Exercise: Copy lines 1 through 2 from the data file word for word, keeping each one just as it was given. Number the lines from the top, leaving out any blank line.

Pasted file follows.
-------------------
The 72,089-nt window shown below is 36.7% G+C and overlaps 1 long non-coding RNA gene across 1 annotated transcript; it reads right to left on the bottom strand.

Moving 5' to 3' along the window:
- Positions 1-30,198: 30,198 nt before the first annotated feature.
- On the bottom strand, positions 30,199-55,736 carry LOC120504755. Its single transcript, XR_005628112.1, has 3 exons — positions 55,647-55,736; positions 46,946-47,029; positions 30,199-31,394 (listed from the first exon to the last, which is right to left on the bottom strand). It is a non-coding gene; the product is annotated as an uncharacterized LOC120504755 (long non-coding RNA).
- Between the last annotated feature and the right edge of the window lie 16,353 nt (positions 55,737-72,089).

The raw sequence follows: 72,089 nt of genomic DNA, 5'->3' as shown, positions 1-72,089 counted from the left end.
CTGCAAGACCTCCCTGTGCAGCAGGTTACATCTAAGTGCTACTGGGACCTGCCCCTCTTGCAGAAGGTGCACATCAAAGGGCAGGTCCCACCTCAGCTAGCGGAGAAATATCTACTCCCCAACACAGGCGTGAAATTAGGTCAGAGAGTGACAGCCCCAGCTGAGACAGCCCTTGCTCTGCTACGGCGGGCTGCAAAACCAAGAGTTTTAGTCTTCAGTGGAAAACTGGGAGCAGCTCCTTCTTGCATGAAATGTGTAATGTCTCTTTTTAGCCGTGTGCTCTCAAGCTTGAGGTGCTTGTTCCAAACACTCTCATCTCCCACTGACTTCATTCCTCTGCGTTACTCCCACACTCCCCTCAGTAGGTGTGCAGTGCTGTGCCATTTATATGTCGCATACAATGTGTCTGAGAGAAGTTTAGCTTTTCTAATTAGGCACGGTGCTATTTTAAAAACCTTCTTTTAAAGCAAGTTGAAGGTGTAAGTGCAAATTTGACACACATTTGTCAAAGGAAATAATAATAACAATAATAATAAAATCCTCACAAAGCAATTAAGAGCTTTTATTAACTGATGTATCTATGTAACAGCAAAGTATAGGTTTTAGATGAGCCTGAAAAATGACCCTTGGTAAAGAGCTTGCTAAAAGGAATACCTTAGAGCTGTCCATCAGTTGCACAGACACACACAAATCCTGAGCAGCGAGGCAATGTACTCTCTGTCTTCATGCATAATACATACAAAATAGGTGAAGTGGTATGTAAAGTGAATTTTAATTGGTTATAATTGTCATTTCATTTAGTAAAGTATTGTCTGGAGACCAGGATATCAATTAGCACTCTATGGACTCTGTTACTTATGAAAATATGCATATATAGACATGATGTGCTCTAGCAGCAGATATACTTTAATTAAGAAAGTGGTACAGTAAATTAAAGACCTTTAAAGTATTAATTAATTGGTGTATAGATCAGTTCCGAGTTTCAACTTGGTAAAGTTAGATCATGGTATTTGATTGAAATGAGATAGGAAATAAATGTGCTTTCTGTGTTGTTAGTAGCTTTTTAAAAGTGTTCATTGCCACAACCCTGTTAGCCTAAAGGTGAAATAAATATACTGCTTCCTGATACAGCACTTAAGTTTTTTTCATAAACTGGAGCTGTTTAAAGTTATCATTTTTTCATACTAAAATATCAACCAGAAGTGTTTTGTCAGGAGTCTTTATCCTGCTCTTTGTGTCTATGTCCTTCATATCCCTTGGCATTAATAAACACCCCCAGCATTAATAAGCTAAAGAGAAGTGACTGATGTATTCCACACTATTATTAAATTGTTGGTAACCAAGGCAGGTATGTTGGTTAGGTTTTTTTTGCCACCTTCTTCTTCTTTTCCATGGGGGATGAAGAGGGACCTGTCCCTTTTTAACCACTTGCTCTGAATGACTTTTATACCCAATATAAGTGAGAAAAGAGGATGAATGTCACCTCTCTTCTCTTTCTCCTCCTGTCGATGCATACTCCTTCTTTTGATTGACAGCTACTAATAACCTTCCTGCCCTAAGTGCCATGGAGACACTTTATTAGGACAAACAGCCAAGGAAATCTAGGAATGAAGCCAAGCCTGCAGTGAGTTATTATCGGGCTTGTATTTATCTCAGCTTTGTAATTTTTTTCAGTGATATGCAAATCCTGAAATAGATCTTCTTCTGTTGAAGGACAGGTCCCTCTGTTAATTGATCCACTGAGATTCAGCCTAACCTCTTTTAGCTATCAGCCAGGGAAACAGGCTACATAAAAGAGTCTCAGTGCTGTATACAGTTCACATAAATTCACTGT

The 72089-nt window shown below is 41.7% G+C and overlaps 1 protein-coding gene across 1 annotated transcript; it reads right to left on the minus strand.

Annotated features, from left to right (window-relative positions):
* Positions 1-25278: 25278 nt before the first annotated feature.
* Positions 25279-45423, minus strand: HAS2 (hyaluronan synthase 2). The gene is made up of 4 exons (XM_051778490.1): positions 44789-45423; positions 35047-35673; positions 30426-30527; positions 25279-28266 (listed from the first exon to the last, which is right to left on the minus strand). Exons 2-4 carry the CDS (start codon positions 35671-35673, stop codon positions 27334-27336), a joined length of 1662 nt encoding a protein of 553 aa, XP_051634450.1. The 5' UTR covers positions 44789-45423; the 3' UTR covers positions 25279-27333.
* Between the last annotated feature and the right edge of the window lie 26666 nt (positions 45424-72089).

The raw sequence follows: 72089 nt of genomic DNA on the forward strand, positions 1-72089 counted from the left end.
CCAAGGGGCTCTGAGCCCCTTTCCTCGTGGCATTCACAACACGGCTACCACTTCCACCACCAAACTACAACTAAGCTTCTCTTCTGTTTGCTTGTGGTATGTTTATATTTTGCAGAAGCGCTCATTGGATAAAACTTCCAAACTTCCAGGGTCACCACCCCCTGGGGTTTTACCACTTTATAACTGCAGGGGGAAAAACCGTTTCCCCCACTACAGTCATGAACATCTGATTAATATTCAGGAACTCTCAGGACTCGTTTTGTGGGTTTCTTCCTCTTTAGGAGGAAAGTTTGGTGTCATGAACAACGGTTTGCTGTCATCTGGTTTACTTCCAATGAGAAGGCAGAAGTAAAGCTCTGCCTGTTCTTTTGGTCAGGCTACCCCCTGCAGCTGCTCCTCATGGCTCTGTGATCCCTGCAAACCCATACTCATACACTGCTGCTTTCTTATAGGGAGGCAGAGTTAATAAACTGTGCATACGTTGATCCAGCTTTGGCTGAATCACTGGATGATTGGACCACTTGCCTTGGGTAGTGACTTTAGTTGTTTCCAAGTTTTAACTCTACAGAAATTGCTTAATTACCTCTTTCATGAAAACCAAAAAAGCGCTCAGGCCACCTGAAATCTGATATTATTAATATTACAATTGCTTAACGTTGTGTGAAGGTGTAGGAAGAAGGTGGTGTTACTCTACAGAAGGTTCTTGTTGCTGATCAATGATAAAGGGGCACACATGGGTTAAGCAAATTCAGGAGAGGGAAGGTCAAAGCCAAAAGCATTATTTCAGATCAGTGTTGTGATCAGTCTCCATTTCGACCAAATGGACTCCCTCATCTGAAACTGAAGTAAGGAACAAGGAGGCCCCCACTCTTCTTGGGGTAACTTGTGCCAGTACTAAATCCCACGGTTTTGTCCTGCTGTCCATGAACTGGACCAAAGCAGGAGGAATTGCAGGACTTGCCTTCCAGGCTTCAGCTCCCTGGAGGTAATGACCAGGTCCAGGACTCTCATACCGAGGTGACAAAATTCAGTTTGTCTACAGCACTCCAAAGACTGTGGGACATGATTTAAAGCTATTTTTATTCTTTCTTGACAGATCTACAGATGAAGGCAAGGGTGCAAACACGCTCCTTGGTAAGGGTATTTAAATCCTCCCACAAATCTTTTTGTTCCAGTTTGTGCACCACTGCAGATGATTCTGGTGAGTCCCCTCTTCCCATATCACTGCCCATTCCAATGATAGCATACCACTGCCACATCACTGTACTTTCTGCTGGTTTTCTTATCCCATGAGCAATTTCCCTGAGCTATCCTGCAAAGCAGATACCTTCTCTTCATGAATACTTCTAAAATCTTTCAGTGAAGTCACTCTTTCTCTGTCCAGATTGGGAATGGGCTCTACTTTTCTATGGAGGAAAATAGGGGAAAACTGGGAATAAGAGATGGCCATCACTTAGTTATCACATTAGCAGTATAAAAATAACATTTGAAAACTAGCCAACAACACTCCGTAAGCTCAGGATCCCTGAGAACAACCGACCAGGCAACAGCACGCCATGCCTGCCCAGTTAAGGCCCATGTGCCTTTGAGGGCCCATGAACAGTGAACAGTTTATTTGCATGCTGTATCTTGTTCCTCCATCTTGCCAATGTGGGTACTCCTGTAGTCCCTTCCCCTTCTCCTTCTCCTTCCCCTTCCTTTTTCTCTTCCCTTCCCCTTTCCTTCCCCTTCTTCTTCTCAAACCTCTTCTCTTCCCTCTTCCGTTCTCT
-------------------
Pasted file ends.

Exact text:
The 72,089-nt window shown below is 36.7% G+C and overlaps 1 long non-coding RNA gene across 1 annotated transcript; it reads right to left on the bottom strand.

Moving 5' to 3' along the window: